CO is a product of blood volume per heart stroke and heart rate. The higher/better the stroke volume (weak, strong, stronger contractions) the fewer heart beats (more for weak, less for strong, least for stronger) are required to meet demand (held constant for illustration) for blood oxygen. A well-condition individual requires fewer heartbeats due to strong contractions. It is the stroke that determines EF...not the CO, as CO can vary by an increase or decrease of HR.
After one week, I go on it for 5 minutes at a low setting, but I've been stopping because my heart rate goes up to 140. Is that normal for someone who hasn't done any hard exercise for decades? I'm not that out of breath, no chest pains or anything like that, and my legs aren't that tired. But I don't know if a beginner should exercise at a high heart rate like that. My resting heart rate is around 85. I've had a stress echo cardiogram a year ago, and that came out normal.
I've had an heart echo, ekg, chest xray done by my primary doctor 3 months ago. All was normal just my heart just had a small leaky valve he didn't seemed concerned about it said it was common. Basically I'm wondering why my top number (systolic) so high but bottom is normal?? I check my Bp about 3 times daily an its usually 145- 157. It's frustrating where I'm healthy according to the doctor right now, but they seem very slow about treating this and it's been this high for half a year now.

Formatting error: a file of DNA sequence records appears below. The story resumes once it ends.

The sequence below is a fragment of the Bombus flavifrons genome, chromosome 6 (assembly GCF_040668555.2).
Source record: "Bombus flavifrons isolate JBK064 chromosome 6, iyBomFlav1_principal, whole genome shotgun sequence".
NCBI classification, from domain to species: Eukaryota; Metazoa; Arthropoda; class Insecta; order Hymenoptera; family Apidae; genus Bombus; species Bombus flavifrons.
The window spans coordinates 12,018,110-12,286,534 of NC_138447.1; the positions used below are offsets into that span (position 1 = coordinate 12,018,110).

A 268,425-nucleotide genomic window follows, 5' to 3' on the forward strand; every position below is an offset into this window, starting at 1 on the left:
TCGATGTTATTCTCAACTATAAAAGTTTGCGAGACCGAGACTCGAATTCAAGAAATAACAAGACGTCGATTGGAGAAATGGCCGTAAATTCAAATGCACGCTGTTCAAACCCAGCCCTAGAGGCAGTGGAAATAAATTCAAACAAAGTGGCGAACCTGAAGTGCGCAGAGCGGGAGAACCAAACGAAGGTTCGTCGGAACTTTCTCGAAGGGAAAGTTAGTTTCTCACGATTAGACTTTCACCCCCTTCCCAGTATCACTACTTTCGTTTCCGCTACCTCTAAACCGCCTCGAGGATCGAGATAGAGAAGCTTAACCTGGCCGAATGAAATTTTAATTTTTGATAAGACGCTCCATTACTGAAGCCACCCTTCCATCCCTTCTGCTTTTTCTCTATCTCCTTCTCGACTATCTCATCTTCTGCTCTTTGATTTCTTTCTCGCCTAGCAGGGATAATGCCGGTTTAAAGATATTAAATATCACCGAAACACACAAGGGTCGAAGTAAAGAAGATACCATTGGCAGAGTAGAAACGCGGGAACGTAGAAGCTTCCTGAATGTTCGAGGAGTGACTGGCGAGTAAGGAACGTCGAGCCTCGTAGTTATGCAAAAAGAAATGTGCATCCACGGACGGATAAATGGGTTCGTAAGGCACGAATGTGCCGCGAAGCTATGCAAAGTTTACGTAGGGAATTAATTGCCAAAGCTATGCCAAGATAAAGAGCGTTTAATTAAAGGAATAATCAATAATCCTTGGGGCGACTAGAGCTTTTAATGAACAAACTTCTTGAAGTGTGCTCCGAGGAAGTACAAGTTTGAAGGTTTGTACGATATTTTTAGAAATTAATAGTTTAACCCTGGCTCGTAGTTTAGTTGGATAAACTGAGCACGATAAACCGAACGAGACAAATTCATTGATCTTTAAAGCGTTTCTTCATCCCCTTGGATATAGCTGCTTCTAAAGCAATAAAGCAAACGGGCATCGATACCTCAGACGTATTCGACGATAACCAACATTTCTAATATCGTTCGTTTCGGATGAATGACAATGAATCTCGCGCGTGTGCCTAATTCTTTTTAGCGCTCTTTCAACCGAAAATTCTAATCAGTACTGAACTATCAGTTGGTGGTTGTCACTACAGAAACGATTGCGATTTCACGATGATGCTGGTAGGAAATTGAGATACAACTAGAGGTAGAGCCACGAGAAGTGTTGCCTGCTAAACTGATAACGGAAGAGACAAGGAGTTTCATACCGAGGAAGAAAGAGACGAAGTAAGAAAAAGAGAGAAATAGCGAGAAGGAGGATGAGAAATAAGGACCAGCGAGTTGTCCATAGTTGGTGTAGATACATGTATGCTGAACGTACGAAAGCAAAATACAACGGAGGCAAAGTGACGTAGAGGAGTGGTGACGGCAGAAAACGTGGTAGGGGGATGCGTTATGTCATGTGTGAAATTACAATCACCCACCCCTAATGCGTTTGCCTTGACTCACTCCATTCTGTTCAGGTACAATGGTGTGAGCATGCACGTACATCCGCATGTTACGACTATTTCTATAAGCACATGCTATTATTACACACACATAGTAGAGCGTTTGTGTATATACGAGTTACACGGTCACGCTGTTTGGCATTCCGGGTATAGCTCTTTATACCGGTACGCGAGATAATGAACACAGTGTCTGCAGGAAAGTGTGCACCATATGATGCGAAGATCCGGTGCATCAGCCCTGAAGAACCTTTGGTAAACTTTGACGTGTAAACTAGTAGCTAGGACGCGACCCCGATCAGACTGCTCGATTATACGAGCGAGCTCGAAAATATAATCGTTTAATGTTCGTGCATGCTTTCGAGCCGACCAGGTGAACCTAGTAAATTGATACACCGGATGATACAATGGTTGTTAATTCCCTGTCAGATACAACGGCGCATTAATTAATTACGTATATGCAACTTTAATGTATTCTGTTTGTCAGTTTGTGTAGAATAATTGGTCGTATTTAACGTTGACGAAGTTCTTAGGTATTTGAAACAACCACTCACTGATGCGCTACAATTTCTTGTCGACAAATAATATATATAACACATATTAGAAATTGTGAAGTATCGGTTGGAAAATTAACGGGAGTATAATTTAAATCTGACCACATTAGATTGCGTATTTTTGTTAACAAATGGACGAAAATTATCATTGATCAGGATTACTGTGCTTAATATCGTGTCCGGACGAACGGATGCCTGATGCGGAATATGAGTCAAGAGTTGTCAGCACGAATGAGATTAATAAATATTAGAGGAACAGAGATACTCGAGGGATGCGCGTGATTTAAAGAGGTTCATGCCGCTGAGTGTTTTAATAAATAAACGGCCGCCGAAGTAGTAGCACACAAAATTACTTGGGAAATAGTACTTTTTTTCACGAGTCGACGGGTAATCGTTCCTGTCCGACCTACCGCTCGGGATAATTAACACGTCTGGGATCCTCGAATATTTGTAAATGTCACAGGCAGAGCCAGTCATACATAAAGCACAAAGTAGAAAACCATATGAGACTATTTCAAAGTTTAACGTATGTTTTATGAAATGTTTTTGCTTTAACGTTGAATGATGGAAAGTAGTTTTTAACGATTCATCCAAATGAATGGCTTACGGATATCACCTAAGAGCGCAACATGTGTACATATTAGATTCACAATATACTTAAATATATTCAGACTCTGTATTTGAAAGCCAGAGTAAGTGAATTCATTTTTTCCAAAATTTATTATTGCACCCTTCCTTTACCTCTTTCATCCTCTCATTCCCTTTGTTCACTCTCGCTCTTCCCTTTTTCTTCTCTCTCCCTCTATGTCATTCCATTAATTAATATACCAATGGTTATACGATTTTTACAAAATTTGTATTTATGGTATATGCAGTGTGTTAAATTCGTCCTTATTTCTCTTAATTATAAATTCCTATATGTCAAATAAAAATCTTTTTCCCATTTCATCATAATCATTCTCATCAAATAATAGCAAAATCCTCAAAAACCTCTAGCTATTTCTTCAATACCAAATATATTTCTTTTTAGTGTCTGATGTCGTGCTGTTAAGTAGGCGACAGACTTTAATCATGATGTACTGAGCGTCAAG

I am not sure what possible causes are for this. I have a normal echo and normal ECG except for a little LVH I wonder what the devil is causing it I have to say that at 52 BPM I get worried, I have borderline blood pressure Any ideas ?
Hello :) 1. A "normal heart rate" simply can't be defined. We are all different, and what's normal to some people isn't normal for others. Think of it as cars with diesel or gas engines, one engine has a "normal" RPM when driving in 80 km/h on the highroad (yes, in Norway that's the speed limit, ridiculous :p) of 1800 and another 2700. But the first engine will probably stop at 4500 RPM and the other on 7000 RPM.
When there is a significant drop in CO the vessel enthelium cells sends a message to increase the blood volume (recognized and not able to distinquish if there is a serious blood loss). The system controls stroke volume by venus return. Stroke volume AND heart rate determine CO (cardiac output). I believe you may be confused by not recognizing the determinants of the venus return phenomonon. Heart rate is result of sympthetic and parasympthetic input.
An athlete's heart pumps well because it has stronger contractions. The resting heartbeat is below 60 (normal) at rest, but a 43 may be too low!? An athlete's heart is not pathological and returns to normal size with reduction of the hear's workload. The inconsistency is your heart is not pumping adequately as 40% (50 to 70 EF is normal) almost always indicates weak contractions and not strong contractions from an athlete's heart.
For a more definitive measurement a right heart catheterization is necessary because the exercise echocardiogram has limitations, namely the inability to measure left-sided filling pressures and cardiac output (stroke volume) that is in part needed for evaluation.....